School of Education News Archives

Local Teachers Featured Ed Talk Speakers for the Better Together: CA Teacher Summit July 31

By Pamela Van Halsema on July 24, 2015 4:12 PM

The Better Together: CA Teachers Summit is only one week away. More than 14,000 educators across California will gather next Friday, July 31 to learn, share ideas, dive deep into discussions and work to build and strengthen their professional networks just in time for back to school season. 

Sonoma State University is one of the 33 host universities for this inaugural event, which will include keynote speakers, an Edcamp conference and more. One exciting feature of the day are Ed Talks at each site, in which three local teachers will offer inspiring and thought provoking perspectives about their successes and challenges as teachers, offering personal narratives related to their work with implementation of the California Standards. We are pleased to announce the three featured Ed Talk speakers who will be on stage at Sonoma State next week:


Catlin Tucker: Connect Students to an Authentic Audience

Catlin Tucker is a Google Certified Teacher currently teaching at Windsor High School in Sonoma County, where she was named Teacher of the Year in 2010. She is the bestselling author of Blended Learning for Grades 4-12 and Creatively Teach the Common Core Literacy Standards with Technology (Corwin) She authored a blended learning course for ASCD and writes a monthly column for Educational Leadership. Catlin is an experienced professional development facilitator, trainer, speaker, and blogger (


Ruth Moore: Making Every Voice Matter

Ruth Moore has taught middle school English and history for 26 years to a full spectrum of learners, and has served as a BTSA mentor, department chairs and Teacher on Special Assignment. Ruth chairs as a district-wide committee of Board of Education members, district personnel and teacher representatives from K-12 to support constructive dialogue about issues of concern. She is also currently serving on the newly formed Instructional Leadership Corps, a joint venture of Stanford University and CTA to provide quality professional development around CCSS implementation.


Glenn Corey: How I Get My Students to Not Listen to the Teacher

After being a toy designer, documentary film-maker, engineer, executive and researcher, Glenn Corey followed his life-long dream to become a teacher. He teaches design and physics at Novato High School where he helps students pursue their curiosity to create value in the world. Corey is one of the first recipients of a new award presented by the Allen Foundation designed to recognize and support K-12 teachers who promote innovation and entrepreneurialism in the classroom.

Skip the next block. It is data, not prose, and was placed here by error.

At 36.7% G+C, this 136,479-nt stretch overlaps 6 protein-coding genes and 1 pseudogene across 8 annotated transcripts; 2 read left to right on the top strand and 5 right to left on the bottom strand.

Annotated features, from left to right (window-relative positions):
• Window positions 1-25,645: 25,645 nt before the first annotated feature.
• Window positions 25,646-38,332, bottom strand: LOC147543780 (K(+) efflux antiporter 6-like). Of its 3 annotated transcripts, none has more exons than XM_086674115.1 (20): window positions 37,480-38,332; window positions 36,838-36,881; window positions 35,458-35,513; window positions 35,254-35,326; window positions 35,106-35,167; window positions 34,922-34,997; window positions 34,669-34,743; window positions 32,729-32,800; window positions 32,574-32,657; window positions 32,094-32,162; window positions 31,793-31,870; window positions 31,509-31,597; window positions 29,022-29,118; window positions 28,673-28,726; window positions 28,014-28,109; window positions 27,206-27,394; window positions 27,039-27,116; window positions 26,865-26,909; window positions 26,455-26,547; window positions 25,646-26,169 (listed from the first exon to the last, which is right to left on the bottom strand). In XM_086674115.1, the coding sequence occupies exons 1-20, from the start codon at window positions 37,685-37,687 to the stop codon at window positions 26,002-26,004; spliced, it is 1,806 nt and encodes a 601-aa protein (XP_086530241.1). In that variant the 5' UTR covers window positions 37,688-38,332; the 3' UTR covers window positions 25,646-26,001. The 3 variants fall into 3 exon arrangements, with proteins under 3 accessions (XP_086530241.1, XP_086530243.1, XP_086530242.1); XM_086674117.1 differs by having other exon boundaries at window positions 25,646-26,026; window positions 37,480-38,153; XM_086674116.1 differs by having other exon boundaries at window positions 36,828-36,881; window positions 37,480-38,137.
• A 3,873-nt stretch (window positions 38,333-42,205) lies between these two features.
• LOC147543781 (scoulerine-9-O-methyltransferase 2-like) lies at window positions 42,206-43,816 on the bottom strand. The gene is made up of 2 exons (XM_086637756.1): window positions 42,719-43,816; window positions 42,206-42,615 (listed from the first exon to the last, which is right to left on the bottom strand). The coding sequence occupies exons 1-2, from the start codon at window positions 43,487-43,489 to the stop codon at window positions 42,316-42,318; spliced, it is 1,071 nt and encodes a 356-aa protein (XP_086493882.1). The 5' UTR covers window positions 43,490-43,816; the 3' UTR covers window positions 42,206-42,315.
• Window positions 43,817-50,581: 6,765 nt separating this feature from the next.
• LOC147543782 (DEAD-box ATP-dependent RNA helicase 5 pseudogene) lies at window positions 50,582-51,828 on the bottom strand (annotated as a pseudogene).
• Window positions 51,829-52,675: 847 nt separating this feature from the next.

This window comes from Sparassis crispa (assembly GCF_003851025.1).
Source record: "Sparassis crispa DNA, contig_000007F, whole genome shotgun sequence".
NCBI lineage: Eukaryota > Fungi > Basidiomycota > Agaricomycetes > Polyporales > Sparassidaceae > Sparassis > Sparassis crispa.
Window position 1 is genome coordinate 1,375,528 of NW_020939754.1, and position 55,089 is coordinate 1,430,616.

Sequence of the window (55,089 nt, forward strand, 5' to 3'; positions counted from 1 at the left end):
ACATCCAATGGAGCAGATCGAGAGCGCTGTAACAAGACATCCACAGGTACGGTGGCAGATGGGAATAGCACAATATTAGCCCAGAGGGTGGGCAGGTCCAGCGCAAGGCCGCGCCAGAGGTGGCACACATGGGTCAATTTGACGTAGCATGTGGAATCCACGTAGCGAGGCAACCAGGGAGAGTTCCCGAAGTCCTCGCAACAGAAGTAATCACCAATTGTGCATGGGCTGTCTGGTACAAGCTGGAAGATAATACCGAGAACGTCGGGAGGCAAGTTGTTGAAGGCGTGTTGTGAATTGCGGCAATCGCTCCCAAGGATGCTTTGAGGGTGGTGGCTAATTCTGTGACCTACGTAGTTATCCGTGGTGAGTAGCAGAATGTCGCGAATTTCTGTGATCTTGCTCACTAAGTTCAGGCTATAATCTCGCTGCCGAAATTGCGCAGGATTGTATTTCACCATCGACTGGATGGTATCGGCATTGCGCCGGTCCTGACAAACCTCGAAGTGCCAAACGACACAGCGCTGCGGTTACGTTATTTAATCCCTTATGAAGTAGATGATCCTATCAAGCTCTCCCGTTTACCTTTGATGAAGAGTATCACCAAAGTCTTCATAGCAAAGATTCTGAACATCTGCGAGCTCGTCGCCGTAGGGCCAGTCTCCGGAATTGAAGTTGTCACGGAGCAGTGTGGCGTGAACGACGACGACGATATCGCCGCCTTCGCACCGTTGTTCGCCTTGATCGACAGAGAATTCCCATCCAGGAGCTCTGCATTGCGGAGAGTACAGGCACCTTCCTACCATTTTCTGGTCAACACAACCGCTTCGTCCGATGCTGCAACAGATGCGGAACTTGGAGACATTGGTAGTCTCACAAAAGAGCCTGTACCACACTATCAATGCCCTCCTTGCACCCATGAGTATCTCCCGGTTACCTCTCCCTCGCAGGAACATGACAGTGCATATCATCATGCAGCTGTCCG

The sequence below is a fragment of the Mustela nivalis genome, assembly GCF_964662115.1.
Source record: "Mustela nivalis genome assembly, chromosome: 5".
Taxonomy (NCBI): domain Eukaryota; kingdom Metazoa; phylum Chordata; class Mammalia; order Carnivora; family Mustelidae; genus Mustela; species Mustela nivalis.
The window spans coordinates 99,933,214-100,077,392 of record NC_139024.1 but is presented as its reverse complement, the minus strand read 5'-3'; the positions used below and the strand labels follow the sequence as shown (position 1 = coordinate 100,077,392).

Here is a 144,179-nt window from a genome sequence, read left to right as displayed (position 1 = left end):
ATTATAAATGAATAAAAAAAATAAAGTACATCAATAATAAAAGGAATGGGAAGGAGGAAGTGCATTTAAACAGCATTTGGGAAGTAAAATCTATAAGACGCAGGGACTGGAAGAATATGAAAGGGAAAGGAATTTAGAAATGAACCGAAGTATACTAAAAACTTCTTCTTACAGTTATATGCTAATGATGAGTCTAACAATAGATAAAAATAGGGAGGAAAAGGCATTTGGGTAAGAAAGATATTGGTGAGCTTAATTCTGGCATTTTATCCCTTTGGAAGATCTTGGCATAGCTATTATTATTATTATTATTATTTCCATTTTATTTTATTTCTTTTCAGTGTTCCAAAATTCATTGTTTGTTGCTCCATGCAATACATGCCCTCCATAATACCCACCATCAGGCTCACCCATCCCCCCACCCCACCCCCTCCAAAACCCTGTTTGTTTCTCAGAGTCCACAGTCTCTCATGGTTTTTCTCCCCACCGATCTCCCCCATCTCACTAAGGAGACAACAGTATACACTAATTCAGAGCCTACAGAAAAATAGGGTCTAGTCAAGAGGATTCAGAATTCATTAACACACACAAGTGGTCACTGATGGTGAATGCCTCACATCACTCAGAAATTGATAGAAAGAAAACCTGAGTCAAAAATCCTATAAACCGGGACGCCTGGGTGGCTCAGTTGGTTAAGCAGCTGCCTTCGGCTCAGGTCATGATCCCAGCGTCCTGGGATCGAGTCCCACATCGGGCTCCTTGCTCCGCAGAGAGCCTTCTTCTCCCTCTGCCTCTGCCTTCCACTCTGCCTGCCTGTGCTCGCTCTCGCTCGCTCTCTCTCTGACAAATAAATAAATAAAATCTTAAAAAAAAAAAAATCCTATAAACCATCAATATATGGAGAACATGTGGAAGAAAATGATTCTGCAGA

The Better Together: CA Teachers Summit, is a collaborative event organized by New Teacher Center, and California State University (CSU) and the Association of Independent California Colleges and Universities (AICCU) with funding from the Bill and Melinda Gates Foundation. To learn more, visit the event website at and follow it all in real time on Twitter:, #cateacherssummit

Education Groups to Sponsor Unprecedented Convening of California Teachers

By Pamela Van Halsema on June 8, 2015 3:17 PM

Unique partnership of California education groups assemble to celebrate teachers across the state at Better Together: California Teachers Summit

On July 31, California teachers at 33 locations across the state, including Sonoma State University, will come together to share innovative strategies that empower our PreK-12 teachers and build powerful teacher communities to positively impact our students. New Teacher Center (NTC), in partnership with California State University (CSU), the Association of Independent California Colleges and Universities (AICCU) and its member institutions, will co-host Better Together: California Teachers Summit, which is designed to help teachers learn from each other, share best practices in implementing the new California Standards and celebrate their work. The events are supported by $3.5 million in grants to NTC, CSU Fullerton and Loyola Marymount University from the Bill & Melinda Gates Foundation.